It took about 5000 mile of driving for the damage to show. The center of the tread wore out before the edges, yet to the eye, the tire was flat across the tread. The tread depth at center was much less than at the edges. The tire carcas had stretched where the belts were broken.

Most tires have a maximum inflation pressure on the sidewall. This is not the service pressure, it is the maximum pressure allowable at anytime including mounting.

Could this be your problem?

ps. You mentioned taking this tire over 100 mph. Be very careful. Did you check its speed rating before doing this?

    Bookmark   May 13, 2005 at 12:17AM
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Good point about the speed rating of the tires. Most of the newer cars are speed limited by the computer to the speed rating of the factory-installed tires, but these cars are older and may not be.

The first thing I'd do is swap the tires back to front to see if the noise moves. That way you can tell for sure if it's the tires.

Front-drive cars are notorious for having odd wear on the rear tires. If they are cupped badly, you can actually feel it by running your hand along the tire. As the tire turns, those uneven areas are going to make it vibrate. Leaving them on the front for a while can often smooth them out some, but this is sometimes not a desirable option because a vibration is more objectionable and has more chance of causing handling or other problems if it's on the front wheels rather than the back.

    Bookmark   May 13, 2005 at 1:09AM
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Well, I got the problems fixed. I took the Cavalier back to Discount tire and they found the drivers front was off by half an ounce and the passanger rear was off by a quarter ounce. I did not drive it on the expressway yet. I took the Sunbird in and they found that the drivers rear tire was bad on the inside edges, he said something about it being "cupped" Cowboyind, you had it figured. He told me no amount of balancing was going to fix it. I bought 2 new tires for the front and had the old fronts put on the rear. I drove it to work and it was smooth all the way up to 90mph. What a difference it made, like driving a different car.

I do know about the speed rating, and no my tires are not Z rated. I don't drive at 100 for any lenght of time. My understanding is that if I did, the tire would come apart because it could not handle the heat generated at that speed. Our expressways around here usually go from 75-85mph most of the time and I have never had a problem. Today it seemed that people really wanted to move. People in the fast lane were doing 90+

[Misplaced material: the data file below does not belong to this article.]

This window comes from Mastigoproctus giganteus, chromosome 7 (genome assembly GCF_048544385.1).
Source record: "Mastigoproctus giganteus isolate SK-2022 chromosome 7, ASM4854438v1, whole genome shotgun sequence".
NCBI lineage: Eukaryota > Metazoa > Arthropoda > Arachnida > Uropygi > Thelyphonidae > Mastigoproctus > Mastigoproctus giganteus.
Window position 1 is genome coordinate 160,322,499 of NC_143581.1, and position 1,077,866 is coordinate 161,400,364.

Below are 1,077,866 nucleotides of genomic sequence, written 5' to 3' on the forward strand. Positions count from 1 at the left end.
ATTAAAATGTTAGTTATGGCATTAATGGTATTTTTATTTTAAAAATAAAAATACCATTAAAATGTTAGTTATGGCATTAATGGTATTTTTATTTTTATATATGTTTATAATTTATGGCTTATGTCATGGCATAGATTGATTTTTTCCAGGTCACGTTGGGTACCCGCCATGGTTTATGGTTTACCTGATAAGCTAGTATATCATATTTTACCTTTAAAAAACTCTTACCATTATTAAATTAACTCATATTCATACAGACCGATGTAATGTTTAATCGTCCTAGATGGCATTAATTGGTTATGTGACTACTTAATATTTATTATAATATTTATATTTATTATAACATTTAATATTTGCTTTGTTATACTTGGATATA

I would like to thank everyone that shared some ideas about this, I could not understand way the car would be so bad after just having them balanced a few weeks ago.

I watched the guys balance my tires and they have the machine that reads zero's when the tire is balanced. They used pre torq sticks and a torq wrench to put the wheels back on. Many times I have had a hard time getting lug nuts off after having service. I was pleased with the service.


    Bookmark   May 13, 2005 at 8:20AM
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It is good to hear of a place that practices quality craftsmanship ,such as Discount Tires.

I do know that an improper balance attempt, without throughly inspecting the tires ( via the on the car spin balance) can be an exercise in futility..
Also, some bubble balance machines simply do not work very well, or can be too tricky to be effective.

BTW,static, what in the world are "pre-torque sticks" ??

Check the specs on the tire, then relate this to your owners manual.
S = 112
T = 118
H = 130
on and on
Z = 149 plus
this is from the '96 Saab 900 manual, but IMO, people now drive too damned fast, and I believe that most are not qualified to do this...
I could be wrong.

    Bookmark   May 13, 2005 at 10:27AM
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E W,

I was wondering the same about the sticks. I think these are what he was referring to as "pre-torque sticks; a tool that fits on an impact wrench anvil that limits the torque from a wrench that may have max torque beyond what you want to tighten to.

Why bother to use one when you can screw up the customer's car enough that he needs to come back for more repairs?


Here is a link that might be useful: torque sticks

    Bookmark   May 13, 2005 at 10:42AM
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I bought a torque stick off Ebay. I use it in conjunction with a Harbor Freight electric impact wrench for rotating tires.

I also leave it in the car when I take it in for service with instructions to my mechanic to use it when re-installing the wheels. He has no problem with that; after all, I'm paying the bill.

    Bookmark   May 13, 2005 at 10:47AM
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223000 and 276000 miles?Some knock GM and others knock Cavaliers.Seems there doing something right in Lordstown Ohio.Home of the Cavalier and Sunbird.

    Bookmark   May 13, 2005 at 1:06PM
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I would never use a customer's tool- for anything, I have my own and know how to use them ! With the CP 1/2" impact I can dial back the torque to 50 and less ft lbs - not really that accurate, plus the air pressure is constantly changing.